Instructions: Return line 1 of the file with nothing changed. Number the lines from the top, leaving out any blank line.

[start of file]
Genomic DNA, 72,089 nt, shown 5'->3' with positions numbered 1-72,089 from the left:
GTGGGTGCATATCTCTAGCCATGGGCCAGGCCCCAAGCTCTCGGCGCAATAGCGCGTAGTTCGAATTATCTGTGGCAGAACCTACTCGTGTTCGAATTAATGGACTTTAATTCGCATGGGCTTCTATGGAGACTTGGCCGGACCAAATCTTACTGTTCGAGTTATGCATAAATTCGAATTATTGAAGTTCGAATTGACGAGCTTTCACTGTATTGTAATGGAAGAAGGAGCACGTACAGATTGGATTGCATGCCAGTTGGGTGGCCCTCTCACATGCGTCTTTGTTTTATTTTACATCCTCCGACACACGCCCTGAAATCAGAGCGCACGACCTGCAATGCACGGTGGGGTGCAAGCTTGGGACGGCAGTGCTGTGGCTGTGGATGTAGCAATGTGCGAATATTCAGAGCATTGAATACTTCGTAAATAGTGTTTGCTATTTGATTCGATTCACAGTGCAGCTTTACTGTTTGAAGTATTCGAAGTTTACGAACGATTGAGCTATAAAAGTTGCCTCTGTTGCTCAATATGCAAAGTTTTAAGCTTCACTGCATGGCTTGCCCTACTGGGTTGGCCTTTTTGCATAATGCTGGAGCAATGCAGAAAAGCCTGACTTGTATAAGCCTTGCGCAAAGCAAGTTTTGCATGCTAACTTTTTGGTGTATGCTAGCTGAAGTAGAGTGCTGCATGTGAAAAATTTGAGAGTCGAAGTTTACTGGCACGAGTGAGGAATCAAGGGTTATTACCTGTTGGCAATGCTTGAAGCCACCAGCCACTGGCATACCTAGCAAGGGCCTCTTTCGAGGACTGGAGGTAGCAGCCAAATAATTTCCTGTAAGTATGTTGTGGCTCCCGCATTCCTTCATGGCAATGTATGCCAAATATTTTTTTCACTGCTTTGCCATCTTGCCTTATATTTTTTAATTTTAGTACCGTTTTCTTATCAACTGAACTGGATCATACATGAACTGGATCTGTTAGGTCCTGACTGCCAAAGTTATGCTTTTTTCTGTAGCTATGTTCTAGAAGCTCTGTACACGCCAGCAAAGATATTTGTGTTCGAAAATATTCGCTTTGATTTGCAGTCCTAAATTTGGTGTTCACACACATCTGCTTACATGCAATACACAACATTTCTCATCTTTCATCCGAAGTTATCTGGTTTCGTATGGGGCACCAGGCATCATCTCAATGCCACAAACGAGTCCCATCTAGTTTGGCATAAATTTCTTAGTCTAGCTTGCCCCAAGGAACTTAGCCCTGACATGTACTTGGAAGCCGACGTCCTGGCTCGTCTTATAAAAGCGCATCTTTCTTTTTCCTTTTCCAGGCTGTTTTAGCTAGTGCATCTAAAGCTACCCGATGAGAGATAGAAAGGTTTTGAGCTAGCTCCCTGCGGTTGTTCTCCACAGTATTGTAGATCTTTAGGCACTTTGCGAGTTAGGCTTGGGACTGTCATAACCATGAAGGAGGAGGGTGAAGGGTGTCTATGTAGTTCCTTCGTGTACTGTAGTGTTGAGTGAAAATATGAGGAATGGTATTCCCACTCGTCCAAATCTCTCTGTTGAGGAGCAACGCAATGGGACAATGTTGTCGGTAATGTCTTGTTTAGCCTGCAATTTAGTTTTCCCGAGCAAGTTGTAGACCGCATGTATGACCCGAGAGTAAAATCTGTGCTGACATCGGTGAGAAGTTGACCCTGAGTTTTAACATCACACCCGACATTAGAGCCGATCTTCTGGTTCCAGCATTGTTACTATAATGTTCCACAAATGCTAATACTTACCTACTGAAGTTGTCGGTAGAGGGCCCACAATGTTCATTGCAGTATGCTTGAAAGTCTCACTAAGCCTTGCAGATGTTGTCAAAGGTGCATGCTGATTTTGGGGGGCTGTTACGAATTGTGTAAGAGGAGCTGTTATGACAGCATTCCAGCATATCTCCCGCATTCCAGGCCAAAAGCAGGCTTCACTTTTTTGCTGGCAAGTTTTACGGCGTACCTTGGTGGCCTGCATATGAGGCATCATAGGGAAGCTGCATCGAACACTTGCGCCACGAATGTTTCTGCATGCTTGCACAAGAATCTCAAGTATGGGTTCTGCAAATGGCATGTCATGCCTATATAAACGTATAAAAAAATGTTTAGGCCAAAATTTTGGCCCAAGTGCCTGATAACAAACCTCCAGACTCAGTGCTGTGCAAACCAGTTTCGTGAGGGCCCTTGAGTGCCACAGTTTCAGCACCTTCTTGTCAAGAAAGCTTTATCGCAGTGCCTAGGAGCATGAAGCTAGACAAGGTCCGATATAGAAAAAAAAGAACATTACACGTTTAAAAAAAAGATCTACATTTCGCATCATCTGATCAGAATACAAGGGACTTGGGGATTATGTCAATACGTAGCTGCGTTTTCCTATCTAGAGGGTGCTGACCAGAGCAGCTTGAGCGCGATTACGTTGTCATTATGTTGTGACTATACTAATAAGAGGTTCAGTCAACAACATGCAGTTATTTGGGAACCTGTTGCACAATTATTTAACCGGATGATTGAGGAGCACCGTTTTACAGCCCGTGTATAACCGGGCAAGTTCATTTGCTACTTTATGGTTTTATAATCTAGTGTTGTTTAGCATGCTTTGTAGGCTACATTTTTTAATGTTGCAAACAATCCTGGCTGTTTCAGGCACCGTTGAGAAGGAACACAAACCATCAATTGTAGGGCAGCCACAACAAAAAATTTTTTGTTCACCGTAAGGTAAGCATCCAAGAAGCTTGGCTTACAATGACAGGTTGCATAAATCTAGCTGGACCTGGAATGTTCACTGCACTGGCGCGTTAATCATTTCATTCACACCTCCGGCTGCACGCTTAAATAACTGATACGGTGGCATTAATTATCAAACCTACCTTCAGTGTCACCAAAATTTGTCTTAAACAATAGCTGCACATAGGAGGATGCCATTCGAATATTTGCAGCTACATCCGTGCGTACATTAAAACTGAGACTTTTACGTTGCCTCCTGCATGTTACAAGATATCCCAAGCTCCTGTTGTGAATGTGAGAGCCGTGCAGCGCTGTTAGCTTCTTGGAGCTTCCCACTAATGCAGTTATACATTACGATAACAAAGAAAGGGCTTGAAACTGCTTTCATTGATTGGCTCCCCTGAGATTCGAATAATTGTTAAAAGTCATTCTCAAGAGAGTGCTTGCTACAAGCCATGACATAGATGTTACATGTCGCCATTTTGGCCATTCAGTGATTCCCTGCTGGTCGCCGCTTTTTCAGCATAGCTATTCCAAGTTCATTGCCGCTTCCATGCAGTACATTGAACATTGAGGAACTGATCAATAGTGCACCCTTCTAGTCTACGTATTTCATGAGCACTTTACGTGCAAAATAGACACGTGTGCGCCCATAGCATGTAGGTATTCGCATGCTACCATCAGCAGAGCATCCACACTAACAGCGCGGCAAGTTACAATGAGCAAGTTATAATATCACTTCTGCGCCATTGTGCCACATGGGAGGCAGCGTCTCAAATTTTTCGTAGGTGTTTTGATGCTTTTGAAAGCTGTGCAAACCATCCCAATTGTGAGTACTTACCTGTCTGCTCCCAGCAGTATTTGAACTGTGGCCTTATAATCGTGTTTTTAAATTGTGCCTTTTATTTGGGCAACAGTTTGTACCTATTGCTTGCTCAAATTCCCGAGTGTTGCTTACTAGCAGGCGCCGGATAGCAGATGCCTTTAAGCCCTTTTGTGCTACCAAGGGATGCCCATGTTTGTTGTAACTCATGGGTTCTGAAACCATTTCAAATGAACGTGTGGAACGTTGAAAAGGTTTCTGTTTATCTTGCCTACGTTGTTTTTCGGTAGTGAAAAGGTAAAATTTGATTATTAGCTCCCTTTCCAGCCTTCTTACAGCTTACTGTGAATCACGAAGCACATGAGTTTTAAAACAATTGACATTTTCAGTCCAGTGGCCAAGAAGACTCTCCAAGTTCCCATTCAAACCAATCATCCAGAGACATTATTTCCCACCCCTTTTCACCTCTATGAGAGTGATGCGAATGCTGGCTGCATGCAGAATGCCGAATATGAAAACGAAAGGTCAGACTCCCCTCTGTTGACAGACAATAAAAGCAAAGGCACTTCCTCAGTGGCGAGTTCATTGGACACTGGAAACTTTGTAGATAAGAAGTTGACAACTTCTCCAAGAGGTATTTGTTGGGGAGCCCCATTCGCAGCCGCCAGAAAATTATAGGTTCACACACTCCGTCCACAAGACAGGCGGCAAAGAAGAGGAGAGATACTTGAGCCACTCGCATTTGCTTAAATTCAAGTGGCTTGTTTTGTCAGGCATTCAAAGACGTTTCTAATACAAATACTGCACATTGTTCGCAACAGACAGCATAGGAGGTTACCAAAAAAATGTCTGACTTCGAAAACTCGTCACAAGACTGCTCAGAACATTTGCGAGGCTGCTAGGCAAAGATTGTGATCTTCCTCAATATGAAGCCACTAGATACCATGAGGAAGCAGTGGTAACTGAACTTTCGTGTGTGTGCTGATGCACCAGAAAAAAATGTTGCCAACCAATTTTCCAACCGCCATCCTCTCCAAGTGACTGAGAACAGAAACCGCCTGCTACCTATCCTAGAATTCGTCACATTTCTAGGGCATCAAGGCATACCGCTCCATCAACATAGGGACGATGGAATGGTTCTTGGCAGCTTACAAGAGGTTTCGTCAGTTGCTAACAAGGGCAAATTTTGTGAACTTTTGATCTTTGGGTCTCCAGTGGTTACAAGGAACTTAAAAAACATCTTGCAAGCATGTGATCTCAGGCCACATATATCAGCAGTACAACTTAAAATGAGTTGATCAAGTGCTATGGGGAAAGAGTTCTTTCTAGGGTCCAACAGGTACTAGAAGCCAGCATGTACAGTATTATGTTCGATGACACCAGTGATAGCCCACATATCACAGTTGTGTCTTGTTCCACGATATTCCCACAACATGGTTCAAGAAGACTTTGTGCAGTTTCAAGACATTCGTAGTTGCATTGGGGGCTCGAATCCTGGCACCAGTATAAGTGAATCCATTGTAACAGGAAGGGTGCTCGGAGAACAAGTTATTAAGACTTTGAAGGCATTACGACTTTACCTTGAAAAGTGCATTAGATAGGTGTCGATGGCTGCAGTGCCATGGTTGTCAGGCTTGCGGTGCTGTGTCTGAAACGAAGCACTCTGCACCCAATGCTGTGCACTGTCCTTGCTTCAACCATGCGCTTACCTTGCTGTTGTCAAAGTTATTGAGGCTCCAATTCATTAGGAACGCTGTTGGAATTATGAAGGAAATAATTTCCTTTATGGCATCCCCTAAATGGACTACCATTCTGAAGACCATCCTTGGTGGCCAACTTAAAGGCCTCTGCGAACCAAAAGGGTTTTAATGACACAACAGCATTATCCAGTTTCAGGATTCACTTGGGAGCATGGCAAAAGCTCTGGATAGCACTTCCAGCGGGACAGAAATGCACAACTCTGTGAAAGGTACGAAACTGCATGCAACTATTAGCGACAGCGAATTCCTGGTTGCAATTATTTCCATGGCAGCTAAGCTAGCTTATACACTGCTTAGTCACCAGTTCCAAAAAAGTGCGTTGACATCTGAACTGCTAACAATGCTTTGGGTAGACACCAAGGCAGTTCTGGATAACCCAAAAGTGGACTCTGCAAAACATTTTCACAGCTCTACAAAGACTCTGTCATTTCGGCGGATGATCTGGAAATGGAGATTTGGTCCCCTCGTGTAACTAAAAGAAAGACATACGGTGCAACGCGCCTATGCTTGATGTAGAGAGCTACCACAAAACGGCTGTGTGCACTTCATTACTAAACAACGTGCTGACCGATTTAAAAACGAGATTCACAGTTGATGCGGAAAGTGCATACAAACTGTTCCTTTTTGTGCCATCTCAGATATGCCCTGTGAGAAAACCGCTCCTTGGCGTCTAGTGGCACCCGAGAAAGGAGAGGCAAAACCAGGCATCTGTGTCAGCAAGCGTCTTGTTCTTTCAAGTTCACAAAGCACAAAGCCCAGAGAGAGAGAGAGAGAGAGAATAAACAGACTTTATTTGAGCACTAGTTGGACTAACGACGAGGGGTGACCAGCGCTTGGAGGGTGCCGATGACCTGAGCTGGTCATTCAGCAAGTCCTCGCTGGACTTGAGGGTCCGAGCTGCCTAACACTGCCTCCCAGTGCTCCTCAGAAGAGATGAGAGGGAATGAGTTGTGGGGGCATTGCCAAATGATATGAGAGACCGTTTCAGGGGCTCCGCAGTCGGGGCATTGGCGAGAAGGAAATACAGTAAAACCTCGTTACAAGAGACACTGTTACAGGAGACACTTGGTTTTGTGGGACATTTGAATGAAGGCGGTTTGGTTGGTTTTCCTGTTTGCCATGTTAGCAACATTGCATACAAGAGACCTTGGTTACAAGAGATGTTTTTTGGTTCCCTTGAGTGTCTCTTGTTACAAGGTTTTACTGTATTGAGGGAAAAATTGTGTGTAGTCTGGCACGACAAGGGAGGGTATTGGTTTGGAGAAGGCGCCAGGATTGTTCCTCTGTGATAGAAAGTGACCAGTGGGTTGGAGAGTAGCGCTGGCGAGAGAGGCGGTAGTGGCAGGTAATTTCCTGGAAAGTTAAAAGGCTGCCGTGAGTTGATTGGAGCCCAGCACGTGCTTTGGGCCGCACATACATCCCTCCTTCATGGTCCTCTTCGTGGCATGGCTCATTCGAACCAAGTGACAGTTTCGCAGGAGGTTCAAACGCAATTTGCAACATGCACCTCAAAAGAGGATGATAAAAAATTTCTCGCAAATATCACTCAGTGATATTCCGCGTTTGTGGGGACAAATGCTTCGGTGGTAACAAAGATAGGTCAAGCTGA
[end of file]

Genomic DNA, 72,089 nt, shown 5'->3' with positions numbered 1-72,089 from the left: